Employers who withhold employee salaries as contributions to benefits plans must act as timely and efficient stewards of these funds or risk fines from the U.S. Department of Labor.
Any contributions withheld from an employee's pay for the purpose of transmission to a benefits plan, such as a retirement, 401(k) or health benefits program, must be segregated from the employer's general assets in a reasonable amount of time. Failure to do so can result in lost earnings for employees and criminal investigation of the employer by the Employee Benefits Security Administration (EBSA).
"The actual emphasis of the law is timely remittance."
In fiscal year 2014 alone, the EBSA closed 263 civil investigations regarding employee contribution plans leading to more than $3.3 million in participant contribution recoveries. However, many employers still fail to recognize the severity of late remittance.
Understanding DOL requirements
DOL regulations established under the Employee Retirement Income Security Act of 1974 (ERISA) require employee contributions to be segregated from the employer's general assets as soon as can be "reasonably" done. The ERISA also established that contributions had to be processed into employee benefit accounts no later than the fifteenth business day of the month following the payroll month in which the contributions were made.
While some employers might think this regulation means contributions simply have to be processed by the fifteenth business day, the actual emphasis of the law is on timely remittance. Remittance is considered timely if it is in line with what is "reasonably possible" for the company based on prior behavior.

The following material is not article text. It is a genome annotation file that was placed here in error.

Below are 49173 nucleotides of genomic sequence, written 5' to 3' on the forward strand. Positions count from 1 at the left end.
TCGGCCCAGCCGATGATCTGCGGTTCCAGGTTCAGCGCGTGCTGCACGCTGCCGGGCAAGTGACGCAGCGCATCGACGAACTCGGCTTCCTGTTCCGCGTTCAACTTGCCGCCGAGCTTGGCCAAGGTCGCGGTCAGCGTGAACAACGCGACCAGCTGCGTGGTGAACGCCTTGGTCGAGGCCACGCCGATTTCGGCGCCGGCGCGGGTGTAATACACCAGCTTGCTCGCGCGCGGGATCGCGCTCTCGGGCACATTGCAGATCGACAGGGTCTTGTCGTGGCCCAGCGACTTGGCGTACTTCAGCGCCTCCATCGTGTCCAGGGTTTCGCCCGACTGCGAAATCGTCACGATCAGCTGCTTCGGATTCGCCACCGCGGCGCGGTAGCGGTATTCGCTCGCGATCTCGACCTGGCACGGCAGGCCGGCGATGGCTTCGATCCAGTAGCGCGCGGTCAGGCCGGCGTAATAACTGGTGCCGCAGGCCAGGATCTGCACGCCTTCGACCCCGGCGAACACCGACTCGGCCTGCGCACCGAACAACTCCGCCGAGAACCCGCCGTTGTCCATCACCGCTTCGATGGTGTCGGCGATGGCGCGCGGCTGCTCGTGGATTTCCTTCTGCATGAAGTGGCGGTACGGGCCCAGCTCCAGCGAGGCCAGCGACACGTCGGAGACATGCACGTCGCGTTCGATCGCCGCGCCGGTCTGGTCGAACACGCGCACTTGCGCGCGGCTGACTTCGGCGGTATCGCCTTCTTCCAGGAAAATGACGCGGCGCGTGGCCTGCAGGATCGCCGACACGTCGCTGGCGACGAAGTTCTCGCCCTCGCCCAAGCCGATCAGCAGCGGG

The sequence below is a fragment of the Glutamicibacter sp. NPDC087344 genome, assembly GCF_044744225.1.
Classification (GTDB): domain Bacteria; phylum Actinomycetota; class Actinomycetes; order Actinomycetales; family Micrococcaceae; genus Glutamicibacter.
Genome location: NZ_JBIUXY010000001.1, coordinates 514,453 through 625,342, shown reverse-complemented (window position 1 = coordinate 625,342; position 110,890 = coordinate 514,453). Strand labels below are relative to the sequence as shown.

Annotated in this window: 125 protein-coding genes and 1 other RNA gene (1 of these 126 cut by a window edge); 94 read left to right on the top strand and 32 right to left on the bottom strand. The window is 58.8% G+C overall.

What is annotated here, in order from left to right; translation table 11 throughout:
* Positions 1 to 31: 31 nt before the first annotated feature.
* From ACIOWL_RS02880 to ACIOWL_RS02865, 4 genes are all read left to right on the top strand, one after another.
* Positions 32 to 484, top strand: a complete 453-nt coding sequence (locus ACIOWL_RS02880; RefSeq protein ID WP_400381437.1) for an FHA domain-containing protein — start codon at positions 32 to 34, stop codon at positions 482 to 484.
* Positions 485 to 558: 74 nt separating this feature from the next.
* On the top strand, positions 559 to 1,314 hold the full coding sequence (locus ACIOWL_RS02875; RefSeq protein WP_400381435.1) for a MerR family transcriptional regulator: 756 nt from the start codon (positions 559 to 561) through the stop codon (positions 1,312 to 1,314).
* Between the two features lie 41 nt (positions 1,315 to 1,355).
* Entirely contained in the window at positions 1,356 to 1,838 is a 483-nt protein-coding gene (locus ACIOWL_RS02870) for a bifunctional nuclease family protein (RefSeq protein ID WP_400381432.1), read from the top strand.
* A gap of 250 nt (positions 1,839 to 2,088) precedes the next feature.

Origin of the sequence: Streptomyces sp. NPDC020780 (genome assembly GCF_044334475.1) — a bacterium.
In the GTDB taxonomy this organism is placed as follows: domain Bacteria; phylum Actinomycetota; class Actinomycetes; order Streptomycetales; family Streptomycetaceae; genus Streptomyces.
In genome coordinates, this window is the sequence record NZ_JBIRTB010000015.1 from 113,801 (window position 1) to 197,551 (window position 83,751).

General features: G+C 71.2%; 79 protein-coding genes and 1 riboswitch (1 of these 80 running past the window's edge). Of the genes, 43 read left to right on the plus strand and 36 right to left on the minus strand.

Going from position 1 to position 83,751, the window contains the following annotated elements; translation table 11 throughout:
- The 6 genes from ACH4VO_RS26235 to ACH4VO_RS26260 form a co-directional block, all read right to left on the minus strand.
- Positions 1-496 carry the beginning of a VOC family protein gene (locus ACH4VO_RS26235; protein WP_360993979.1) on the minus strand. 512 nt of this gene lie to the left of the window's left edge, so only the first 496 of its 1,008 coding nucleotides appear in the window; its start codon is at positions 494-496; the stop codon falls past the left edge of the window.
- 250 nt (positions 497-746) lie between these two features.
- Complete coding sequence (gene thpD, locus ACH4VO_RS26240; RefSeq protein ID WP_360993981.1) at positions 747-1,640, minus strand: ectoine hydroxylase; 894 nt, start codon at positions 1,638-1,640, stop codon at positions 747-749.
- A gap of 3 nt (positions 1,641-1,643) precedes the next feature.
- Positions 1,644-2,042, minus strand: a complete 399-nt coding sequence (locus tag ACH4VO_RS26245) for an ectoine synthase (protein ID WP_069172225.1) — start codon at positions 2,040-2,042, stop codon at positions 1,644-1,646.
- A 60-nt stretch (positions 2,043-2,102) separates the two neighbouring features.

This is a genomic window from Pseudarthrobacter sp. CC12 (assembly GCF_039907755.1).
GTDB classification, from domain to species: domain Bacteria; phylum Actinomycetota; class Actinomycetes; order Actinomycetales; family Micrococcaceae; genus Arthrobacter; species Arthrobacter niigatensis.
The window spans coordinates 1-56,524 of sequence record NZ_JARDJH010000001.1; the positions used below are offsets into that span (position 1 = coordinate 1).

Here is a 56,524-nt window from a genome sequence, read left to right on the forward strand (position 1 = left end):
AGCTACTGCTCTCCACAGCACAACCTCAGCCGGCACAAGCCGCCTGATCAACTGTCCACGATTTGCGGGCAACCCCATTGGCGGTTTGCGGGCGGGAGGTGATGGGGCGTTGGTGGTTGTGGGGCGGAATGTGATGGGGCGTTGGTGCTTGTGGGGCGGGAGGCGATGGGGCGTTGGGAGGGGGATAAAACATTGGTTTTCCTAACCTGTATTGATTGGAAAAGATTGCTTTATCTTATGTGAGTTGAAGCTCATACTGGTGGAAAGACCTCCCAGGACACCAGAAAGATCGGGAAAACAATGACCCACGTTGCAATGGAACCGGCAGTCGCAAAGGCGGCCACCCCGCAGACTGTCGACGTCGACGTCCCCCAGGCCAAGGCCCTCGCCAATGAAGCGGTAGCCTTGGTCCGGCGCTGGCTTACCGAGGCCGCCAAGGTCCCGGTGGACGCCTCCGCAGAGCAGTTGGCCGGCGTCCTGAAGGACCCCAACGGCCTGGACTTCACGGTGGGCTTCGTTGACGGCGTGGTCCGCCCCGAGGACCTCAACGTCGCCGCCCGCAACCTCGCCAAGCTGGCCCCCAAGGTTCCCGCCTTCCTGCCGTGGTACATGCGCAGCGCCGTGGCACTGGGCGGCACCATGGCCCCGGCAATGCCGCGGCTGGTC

For example, if the DOL finds your company remitted employee contributions within two days of payroll for several years, but a sudden change resulted in a one- or two-week delay, you could be found to be in violation of the ERISA, even if the contributions are processed before the fifteenth business day.
"Employers must remit employee contributions as soon as can reasonably be done."
If your company is found to be making remittances later than what has been established as reasonably possible, you would be responsible for any lost earnings the pension and benefits accounts would have taken on had the contributions been made timely. Additionally, if any non-exempt prohibited transactions occurred, you may have to pay an excise tax penalty to the IRS.
For example, a Virginia software company had to pay $257,516 in late remittances and lost opportunity costs to its employees' shared savings plan after the DOL found remittances were not timely. The plan's fiduciaries were permanently enjoined from serving as fiduciaries to any ERISA-covered plan in the future.
Creating a consistent process
Best practice for avoiding DOL fines is to create an automated and uniform remittance process, typically done in connection with payroll.
Business owners can contact the employee benefit plan audit services professionals at LaPorte to schedule a remittances consultation. LaPorte's certified public accountants will assess whether your remittance procedures are in line with DOL requirements and help determine your company's average remittance time in order to meet the "reasonable" provision. LaPorte professionals will also make recommendations to keep the process consistent and eliminate outliers.